Vik Muniz. Sunbathing, from the Album series, 2014. Courtesy of the artist and Sikkema Jenkins & Co, New York
And yet there is life on some of these islands. The Église des Trinitaires hosts a show by the Brazilian artist Vik Muniz, one of the guest-stars of the festival. The exhibition features two series of photographs: his Album and Postcards from Nowhere. While very different in content – the former shows a collection of photographs from a fictitious family album; the latter deals with cities and tourist attractions that do not exist in the real world – they are both based on the same technique: the artist takes a single photograph, magnified several times, and then proceeds to recreate it using thousands and thousands of anonymous photographs from flea markets as his material. For instance, here we have a huge – almost 2 x 2.5 metres – portrait of a child (the artist aged 4) in front of us. It is way too blurred, way too painterly for a real photograph: it looks almost as if it had been painted in oil on canvas, using some really bold brushwork. On closer inspection, however, the ‘brush strokes’ turn out to be small cut-out pieces from other photographs. In the case of Muniz’ self-portrait as a four-year old boy, it is hundreds of round-cheeked nameless babies, prams and other objects. Creating his self-portrait as a collage of anonymous pictures by other people, Muniz seems to be questioning the uniqueness of our memories about the past: where do we store them? and what do they consist of?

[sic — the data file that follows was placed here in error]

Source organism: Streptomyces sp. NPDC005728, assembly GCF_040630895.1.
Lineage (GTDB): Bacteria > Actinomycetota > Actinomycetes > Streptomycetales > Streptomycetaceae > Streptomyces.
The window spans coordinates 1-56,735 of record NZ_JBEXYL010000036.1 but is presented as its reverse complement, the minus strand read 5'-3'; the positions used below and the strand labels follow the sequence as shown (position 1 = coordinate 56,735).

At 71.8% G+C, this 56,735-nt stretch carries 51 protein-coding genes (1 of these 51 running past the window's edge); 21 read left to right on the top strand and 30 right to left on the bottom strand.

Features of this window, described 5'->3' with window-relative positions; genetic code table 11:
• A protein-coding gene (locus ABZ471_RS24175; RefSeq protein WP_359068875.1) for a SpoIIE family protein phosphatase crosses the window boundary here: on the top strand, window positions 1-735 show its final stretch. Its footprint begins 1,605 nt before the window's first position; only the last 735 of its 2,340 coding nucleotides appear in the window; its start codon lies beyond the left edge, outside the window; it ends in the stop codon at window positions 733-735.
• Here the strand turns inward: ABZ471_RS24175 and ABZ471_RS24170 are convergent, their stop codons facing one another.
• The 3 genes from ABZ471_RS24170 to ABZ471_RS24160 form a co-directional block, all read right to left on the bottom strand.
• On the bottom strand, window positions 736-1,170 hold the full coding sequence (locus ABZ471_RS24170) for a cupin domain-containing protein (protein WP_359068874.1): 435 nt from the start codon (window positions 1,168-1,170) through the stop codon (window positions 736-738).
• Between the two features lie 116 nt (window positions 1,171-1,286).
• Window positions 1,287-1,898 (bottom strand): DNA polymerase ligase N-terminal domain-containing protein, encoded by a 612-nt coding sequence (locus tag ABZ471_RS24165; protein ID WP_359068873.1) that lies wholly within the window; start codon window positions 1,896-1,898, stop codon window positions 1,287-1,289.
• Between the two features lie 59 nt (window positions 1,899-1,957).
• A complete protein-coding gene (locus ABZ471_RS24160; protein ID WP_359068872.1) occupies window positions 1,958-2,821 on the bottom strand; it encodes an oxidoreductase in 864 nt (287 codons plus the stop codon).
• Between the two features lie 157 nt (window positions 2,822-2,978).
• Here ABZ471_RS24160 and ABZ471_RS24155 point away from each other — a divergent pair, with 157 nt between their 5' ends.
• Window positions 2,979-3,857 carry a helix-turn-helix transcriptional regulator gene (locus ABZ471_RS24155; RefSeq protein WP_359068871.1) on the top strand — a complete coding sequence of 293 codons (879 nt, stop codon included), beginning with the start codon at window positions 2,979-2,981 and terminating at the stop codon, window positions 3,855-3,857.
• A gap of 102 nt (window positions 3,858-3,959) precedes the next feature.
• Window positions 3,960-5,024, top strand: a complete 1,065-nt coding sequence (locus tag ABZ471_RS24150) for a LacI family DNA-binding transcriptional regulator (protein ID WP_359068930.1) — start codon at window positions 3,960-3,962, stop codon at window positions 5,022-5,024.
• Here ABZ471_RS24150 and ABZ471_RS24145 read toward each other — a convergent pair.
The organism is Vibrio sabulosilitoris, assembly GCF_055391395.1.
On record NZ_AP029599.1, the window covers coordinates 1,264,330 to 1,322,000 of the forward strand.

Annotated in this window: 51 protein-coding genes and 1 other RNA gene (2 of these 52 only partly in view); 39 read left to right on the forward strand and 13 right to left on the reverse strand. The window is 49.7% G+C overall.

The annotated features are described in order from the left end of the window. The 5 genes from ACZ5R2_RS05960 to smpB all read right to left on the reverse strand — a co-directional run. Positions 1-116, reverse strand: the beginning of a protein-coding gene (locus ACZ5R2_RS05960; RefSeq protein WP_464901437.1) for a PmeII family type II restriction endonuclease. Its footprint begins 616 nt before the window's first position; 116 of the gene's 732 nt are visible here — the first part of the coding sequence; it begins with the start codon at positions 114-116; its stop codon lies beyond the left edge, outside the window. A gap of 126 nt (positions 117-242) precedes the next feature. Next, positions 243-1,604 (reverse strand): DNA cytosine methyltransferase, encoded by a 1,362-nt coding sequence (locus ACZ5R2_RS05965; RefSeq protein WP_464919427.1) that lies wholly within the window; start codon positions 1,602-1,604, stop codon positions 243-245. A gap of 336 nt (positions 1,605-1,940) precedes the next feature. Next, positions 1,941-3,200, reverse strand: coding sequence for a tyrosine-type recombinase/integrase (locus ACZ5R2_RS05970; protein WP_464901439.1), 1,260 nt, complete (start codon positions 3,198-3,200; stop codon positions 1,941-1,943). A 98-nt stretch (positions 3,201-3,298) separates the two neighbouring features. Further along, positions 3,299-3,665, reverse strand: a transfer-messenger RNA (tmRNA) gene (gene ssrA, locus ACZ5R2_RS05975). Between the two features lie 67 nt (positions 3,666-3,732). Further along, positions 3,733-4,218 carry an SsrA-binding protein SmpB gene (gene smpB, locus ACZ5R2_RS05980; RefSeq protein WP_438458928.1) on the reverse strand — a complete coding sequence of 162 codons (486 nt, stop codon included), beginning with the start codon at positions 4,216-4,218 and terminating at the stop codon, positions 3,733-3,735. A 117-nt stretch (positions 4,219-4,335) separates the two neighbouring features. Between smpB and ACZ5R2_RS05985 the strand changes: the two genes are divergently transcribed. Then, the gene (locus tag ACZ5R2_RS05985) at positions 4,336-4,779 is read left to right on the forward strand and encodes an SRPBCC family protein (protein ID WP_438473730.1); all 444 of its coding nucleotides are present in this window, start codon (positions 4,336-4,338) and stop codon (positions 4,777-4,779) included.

Raymond Depardon. NORD-PAS-DE-CALAIS, Pas-de-Calais, Montcavrel